Given that the film was shot in Pittsburgh, which, according to Fontaine, is a "dynamic city that is just burgeoning with young creative talent," she "took advantage of going to small art galleries" for some of the pieces featured on set. "Like in the bathroom, I had this handmade stool that I thought was one of the prettiest things I've ever seen. I knew that she had the financial ease to purchase whatever she wanted." And while Fontaine is correct in that Bernadette is portrayed both in the book and film as someone with financial means, she also wanted to make sure that her surroundings didn't suggest that she was a careless consumer, especially as she is seen in the film ordering boxes and boxes of items for the family trip for Antarctica. "She does become a hyper-consumer at that point in her story, and starts to stockpile stuff. But in her life before this, before this crisis of her daughter getting ready to leave for boarding school, she hasn't been," says Fontaine. "I definitely wanted to balance that. She's not a hyper-consumer in a gross way. I think that, especially in her home choices, her selections are very considered."
Even the office that, at first glance, appears to be bursting with objects was put together with a lot of thought by Fontaine and buyer Caryn Marcus. "I wanted it to be full of nooks and crannies of beautiful things that she would've collected, just as one does. If you go to an architectural salvage yard, and you find some beautiful glass knobs, you'll go, Oh, I'll put these on some doors, and these can replace these ugly Home Depot ones. I'm going to get around to doing that," she says. "As an architect, she's not going to have a pair of scissors, she's going to have an absolutely beautiful pair of scissors with brass handles, that kind of thing. I just kept creating vignettes that I felt were dense visually, but everything in those vignettes was well-considered during that movie."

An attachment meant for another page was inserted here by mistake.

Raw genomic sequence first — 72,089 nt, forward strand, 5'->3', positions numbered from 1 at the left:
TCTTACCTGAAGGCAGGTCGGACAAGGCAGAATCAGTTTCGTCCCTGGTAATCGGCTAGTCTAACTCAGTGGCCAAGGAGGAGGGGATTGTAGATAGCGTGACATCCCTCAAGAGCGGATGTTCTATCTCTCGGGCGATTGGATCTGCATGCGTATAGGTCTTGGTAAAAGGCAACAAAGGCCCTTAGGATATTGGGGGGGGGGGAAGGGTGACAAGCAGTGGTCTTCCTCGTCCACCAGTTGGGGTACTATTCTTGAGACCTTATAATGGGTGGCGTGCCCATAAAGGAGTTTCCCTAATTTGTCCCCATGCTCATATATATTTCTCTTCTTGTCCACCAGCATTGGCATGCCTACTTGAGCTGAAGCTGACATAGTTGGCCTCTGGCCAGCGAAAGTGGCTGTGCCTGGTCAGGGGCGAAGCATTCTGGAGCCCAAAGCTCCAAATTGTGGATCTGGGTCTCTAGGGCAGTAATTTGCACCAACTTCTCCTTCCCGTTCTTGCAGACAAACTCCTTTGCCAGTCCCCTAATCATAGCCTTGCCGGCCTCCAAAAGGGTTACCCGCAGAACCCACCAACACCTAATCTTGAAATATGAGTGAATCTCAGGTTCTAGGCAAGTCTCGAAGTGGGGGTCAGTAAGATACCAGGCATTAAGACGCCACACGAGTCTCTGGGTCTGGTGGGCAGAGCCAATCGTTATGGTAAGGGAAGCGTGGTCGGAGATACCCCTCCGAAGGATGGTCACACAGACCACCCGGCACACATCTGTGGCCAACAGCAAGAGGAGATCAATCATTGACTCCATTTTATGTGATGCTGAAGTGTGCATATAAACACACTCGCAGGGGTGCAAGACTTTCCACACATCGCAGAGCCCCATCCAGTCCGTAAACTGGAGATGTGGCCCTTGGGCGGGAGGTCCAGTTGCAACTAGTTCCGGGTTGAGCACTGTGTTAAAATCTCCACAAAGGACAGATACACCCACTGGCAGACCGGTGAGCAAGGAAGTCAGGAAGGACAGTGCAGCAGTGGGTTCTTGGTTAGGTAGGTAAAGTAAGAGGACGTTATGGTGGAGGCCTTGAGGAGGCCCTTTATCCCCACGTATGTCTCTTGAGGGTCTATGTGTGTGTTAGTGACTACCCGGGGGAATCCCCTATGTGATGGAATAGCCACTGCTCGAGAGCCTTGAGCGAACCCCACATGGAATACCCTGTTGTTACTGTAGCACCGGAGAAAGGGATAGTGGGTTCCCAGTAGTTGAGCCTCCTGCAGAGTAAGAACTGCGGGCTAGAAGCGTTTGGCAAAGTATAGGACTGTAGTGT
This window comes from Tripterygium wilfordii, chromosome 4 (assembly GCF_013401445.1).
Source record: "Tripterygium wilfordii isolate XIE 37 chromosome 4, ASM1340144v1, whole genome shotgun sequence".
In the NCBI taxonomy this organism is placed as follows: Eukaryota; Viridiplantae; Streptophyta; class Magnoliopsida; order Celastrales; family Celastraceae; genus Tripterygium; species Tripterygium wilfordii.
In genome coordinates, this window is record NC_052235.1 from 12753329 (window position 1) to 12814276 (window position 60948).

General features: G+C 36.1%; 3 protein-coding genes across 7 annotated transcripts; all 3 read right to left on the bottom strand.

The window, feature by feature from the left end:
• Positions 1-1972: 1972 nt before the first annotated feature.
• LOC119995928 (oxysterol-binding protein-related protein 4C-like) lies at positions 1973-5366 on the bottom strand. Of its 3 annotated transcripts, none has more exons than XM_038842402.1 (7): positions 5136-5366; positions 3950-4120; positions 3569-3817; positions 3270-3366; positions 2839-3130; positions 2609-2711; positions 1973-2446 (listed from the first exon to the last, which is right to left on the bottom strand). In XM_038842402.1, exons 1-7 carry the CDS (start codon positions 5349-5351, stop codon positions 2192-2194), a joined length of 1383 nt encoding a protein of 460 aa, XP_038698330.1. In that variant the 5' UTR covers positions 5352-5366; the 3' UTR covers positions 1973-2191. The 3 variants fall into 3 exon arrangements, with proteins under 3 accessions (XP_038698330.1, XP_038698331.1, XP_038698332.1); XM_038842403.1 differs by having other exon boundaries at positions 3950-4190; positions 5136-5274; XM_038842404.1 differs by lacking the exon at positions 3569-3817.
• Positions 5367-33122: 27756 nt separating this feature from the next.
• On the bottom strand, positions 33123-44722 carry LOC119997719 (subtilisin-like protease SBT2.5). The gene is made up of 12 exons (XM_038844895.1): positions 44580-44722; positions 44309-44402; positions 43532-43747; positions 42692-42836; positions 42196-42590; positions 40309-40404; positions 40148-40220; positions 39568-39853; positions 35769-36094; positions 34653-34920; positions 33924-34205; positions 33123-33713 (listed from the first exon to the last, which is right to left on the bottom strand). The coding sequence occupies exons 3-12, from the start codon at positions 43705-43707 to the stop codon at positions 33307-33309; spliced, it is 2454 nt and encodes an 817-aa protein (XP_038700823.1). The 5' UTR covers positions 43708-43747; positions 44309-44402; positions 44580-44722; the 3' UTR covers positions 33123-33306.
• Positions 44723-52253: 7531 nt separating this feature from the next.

While most of the rooms in the house exhibit "elements of decay"—which Fontaine thinks Bernadette would have found beauty in—Bernadette's bedroom is in stark contrast to the rest of the house with modern decor, beautiful detailing, and brass bullet sconces by DCW Editions. It's a room that Fontaine imagined Bernadette would have started working on upon first moving, before the emotional setbacks. "You want your bedroom to be your sanctuary. I kind of felt, again, that it was time to use the look of the room to tell the story of this breakdown from high-functioning architect to mono-focused mother without her other outlet," she says. "Her bedroom has some really exquisite fixtures and bedding. I kept it very sleek and minimalistic. I just wanted the viewer to be able to see that she did very much still have that in her, the ability for those choices." Fun fact: According to Fontaine, "Cate Blanchett bought pretty much all of the elements that I was most excited by at the end of the film."
As with all projects, Fontaine wanted to make sure to approach it with care and look into the history of the space. A former school for girls in the book, Bernadette's home notably contains a chapel office and a room with a beautifully faded mural of a saint (that also winks to the Saint Bernadette plot point that comes up in the film).
"I felt that when they bought the house, there would've been some things leftover that she recognized were really good pieces from the time and that she could very skillfully marry worlds of her very contemporary taste with what she had now," Fontaine says. "I got a lot of Victorian light fixtures, but then I would go crazy and get these exquisite area rugs from New York, and a Swedish rug that was just to die for."
One of the best examples of that, and the most striking rooms in Bernadette's house, is the living room with a stunning coffee table that holds titles that Fontaine carefully selected to display (I spotted an Ed Ruscha book during the intervention scene) and a boldly patterned pink wallpaper by Adelphi.
"When I did the research and found out about Adelphi—I knew of Adelphi, but I looked onto their site to see what would've been appropriate that somebody actually could've had in that home that she inherited... what she would've kept. I think she would've loved that wallpaper and kept it," she says. "I tried my best to make sure everything looked like it was very cohesive and worked together even though, when you look at them individually, you think that they were such disparate elements. But when you marry them together, they have a very visually cohesive look in the film."
And, if this isn't a metaphor for Bernadette's life, I don't know what is.
Where'd You Go, Bernadette is out in theaters today.